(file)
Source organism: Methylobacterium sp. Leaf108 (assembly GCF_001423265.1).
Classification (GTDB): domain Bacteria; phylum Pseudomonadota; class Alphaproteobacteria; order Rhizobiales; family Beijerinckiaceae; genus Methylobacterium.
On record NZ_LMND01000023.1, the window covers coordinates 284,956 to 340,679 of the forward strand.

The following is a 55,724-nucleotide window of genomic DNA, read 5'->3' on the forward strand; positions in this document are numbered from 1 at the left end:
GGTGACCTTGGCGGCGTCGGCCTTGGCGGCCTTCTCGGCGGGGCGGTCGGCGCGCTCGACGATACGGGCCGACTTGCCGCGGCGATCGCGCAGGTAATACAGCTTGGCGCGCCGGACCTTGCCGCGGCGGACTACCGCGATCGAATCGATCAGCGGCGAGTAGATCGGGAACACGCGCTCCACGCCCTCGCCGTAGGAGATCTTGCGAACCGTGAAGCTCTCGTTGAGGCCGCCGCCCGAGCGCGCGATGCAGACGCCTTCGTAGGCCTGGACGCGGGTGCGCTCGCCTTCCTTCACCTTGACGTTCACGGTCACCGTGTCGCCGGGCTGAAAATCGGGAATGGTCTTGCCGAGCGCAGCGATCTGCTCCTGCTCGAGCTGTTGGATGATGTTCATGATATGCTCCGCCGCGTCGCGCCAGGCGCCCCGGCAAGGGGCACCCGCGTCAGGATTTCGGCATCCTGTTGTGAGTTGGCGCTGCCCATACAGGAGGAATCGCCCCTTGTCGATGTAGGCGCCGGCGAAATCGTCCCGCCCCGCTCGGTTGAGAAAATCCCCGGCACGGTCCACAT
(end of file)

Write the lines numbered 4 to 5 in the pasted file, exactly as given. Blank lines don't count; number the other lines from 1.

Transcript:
The following is a 55,724-nucleotide window of genomic DNA, read 5'->3' on the forward strand; positions in this document are numbered from 1 at the left end:
GGTGACCTTGGCGGCGTCGGCCTTGGCGGCCTTCTCGGCGGGGCGGTCGGCGCGCTCGACGATACGGGCCGACTTGCCGCGGCGATCGCGCAGGTAATACAGCTTGGCGCGCCGGACCTTGCCGCGGCGGACTACCGCGATCGAATCGATCAGCGGCGAGTAGATCGGGAACACGCGCTCCACGCCCTCGCCGTAGGAGATCTTGCGAACCGTGAAGCTCTCGTTGAGGCCGCCGCCCGAGCGCGCGATGCAGACGCCTTCGTAGGCCTGGACGCGGGTGCGCTCGCCTTCCTTCACCTTGACGTTCACGGTCACCGTGTCGCCGGGCTGAAAATCGGGAATGGTCTTGCCGAGCGCAGCGATCTGCTCCTGCTCGAGCTGTTGGATGATGTTCATGATATGCTCCGCCGCGTCGCGCCAGGCGCCCCGGCAAGGGGCACCCGCGTCAGGATTTCGGCATCCTGTTGTGAGTTGGCGCTGCCCATACAGGAGGAATCGCCCCTTGTCGATGTAGGCGCCGGCGAAATCGTCCCGCCCCGCTCGGTTGAGAAAATCCCCGGCACGGTCCACAT